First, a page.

Speed is crucial while navigating curves. Semi-trucks—one-third of rollovers—are especially vulnerable to curves.
In comparison, straight trucks were involved in only 10% of all rollover-related accident statistics. Semi-trucks are more likely to roll over due to their high center of gravity and unstable loads.
Truck Accident Statistics Demographics
3.5 million professional truck drivers are working in the trucking industry in the US. On the other hand, the American Trucking Association estimates that 7.99 million people work in trucking-related activities.
Continue reading below to learn more about truck accidents by demographic:
8. 84.3% of all truckers are men.
Women account for 15.7% of all professional truck drivers, while 84.3% are men. More than half of truck drivers are white, comprising 58% of the entire demographic. Hispanics, or Latinos, follow far behind with 17.9% and African Americans at 14.%.
9. Drivers over 45 are more likely to be involved in more severe crashes.
(Accident Analysis and Prevention)
With a median age of 46, truckers are older than other workers. They also have lesser educational achievement, with only 7% having a bachelor's degree. However, truck drivers have more work security than other laborers.
On the dark side, older truck drivers have longer reaction times than those aged 35 to 44. Furthermore, it may influence their ability to adapt to sudden changes that may lead to crashes.
10. African-American drivers show more involvement in severe crashes.
(Accident Analysis and Prevention)
With 13.7% involvement, truck drivers from African American backgrounds are shown to be marginally more involved in more severe crashes compared to other ethnicities. However, 65% of the sample involved in crashes are white drivers.
11. Drivers who wear eyeglasses are less likely to be involved in severe crashes.
(Accident Analysis and Prevention)
In an Accident Analysis and Prevention study, 65% of truck drivers had some form of vision problem. Reasonably, those who wore glasses had better vision and were thus less involved in severe crashes.
Truck Accident Casualty Statistics
Being behemoths of the road, truck accident casualties are not uncommon. Truck crashes often injure drivers, passengers, pedestrians, and bike lanes.
There are many risks associated with truck driving. Long hours and bad weather on the road can lead to accidents and deaths.
The following statistics discuss fatalities by occupancy, truck type, statistical increase, and casualties by state:
12. Occupants of other vehicles make up 72% of all fatalities in large truck accidents.
There were 5,788 fatalities in large truck crashes in 2021 alone, 20% higher than the previous year. Due to the massive size of trucks, fatalities tend to occur more frequently in occupants of other vehicles, by 4.2 times more than truck occupants.
Nonoccupants, such as pedestrians and bicyclists, comprise 11% of all large truck fatalities.
13. 56.1% of all fatal large truck crashes were semi-truck crashes.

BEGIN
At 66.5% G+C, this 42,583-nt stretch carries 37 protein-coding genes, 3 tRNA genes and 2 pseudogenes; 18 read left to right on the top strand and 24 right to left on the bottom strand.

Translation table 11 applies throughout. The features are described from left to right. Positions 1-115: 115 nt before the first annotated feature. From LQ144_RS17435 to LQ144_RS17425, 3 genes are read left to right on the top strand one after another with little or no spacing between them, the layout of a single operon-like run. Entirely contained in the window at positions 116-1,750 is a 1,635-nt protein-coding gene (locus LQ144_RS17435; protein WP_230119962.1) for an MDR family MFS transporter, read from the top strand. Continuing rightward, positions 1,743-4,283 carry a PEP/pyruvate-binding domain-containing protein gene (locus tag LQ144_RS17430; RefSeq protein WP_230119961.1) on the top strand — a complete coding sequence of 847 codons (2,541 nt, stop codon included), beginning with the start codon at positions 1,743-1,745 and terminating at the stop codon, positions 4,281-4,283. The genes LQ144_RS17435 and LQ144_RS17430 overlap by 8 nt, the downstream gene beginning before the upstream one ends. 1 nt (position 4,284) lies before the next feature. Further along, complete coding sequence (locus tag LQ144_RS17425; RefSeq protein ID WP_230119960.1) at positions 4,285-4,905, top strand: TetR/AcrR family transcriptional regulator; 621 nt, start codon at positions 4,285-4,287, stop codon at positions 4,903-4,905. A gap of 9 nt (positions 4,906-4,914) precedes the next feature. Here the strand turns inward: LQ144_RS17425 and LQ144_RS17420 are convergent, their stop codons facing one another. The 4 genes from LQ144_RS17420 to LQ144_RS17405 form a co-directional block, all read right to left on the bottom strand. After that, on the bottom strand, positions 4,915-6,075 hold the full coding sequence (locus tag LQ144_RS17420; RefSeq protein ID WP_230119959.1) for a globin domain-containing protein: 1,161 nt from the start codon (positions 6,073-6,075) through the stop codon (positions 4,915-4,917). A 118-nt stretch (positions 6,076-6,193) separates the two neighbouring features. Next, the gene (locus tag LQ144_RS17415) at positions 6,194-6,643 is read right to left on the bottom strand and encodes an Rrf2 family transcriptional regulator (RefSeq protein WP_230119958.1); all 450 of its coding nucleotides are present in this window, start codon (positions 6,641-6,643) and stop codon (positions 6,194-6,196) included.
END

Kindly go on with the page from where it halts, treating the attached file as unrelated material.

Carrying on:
Fifty-three percent of fatal large truck crashes involved single semis pulling one trailer. Doubles, or semis that pull two trailers account for 3 percent of the deadly crashes. On the other hand, triples, which pull three trailers, account for the remaining 0.1%.
14. Large truck accidents make up 8% of all rural road crashes.
Large trucks are more likely to experience fatal crashes in rural areas compared to urban areas. Together with buses, they are to blame for 8% of crashes on rural US roads.
Urban roads have more vehicle and nonoccupant fatalities than rural areas. The roads tend to be more congested due to more motorists. Because of this, trucks tend to drive slower.
On lonely rural roads, trucks rarely have any competition. That said, tiredness from long hours of driving and a false sense of security can lead to a crash.
15. 1008 large-truck occupants died in crashes in 2021.
In 2021, large truck accidents killed 1008 occupants. This number shows a 23% increase in the number of people killed compared to 2020.
Compared to data from 1996, the percentage of people killed outside the vehicle increased from 20% to 34% in 2021. Conversely, those killed inside the vehicle have declined from 80% to 66%.
16. 806 people died in Texas due to large truck crashes in 2021.
On the other hand, Nebraska and Iowa both hold the record for the highest % of large trucks involved in fatal accidents, with 16%. Kansas and Wyoming follow with 14%.
The state with the fewest deaths from large truck crashes is the District of Columbia, with only one death. Rhode Island follows with three deaths. Hawaii and New Hampshire share third place with seven deaths.
The Bottom Line
Crashes can be catastrophic for drivers and others involved, from property damage to disruption of businesses to the loss of life. It is vital to ensure that roads and trucks are safe for drivers and non-drivers alike.
Understanding the numbers involved in truck crashes can help drivers and companies make decisions for their own and others' safety.